Furthermore, how realistic is it to say that the Olympics are inspiring to watchers? Naturally, achievement is inspiring in and of itself but it is naive to believe that anyone can become an Olympic-level sprinter or gymnast. Determined practice can move a top athlete up to the Olympic-level but your average schlub probably could never hope to break through the genetic glass ceiling to get there. Athletic skill is a prerequisite for the Olympics and there’s only one way to get there: the genetic lottery. To believe otherwise is blind idealism.

I submit that the most inspiring achievement is one that I could have done if I had just applied myself more or worked harder. If an achievement has a genetic component, then it instantly decreases in value for me as a source of inspiration. The stories of Thomas Edison and Bill Gates are personally appealing because I know that I could be a successful inventor or businessman. The story of Michael Johnson or Nadia Comaneci are not because, try as hard as I humanly could, I could not run as fast as him or jump as well as him. My legs are not a sprinter’s legs and my body is too inflexible and tall to perform gymnastics. The genetic predisposition towards athleticism represents an insurmountable hurdle in my case. The differences between these two sets of stories is significant.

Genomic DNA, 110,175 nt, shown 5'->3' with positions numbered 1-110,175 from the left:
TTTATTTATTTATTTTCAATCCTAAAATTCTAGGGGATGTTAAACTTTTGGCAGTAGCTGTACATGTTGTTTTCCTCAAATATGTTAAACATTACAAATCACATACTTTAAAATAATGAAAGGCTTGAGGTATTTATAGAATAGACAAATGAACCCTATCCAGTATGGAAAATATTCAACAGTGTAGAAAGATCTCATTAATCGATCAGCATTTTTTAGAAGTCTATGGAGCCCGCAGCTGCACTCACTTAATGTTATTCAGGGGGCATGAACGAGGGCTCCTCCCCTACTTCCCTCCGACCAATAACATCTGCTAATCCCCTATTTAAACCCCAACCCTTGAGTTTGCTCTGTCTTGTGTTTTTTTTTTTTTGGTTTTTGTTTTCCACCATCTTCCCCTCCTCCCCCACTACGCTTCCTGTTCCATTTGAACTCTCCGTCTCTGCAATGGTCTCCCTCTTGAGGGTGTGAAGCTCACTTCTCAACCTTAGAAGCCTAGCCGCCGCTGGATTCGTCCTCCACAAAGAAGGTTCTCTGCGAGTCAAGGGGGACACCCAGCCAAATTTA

There is some inspiration that one can take away from the examples given. The difference between Nadia Comaneci and her Romanian colleagues is that she wanted it more and trained much harder. But the lesson is as simple as those who work harder at something can accomplish more is present in the Edison and Gates examples without the genetic muddying. It’s also a fairly trivial, obvious lesson. The instructions provided by an in-depth study of Edison and Gates’s life, though, is not trivial and definitely not obvious. Therefore, the value of their inspiration is greater both in degree and kind. All inspiration is not created equal.

The true legacy of the ancient Greek Olympics may surprise you. It’s a competition where one’s nationality is only a note of one’s background, where achievement is celebrated, and where individual athletes are revered like gods. And it’s open to anyone who is determined enough to participate.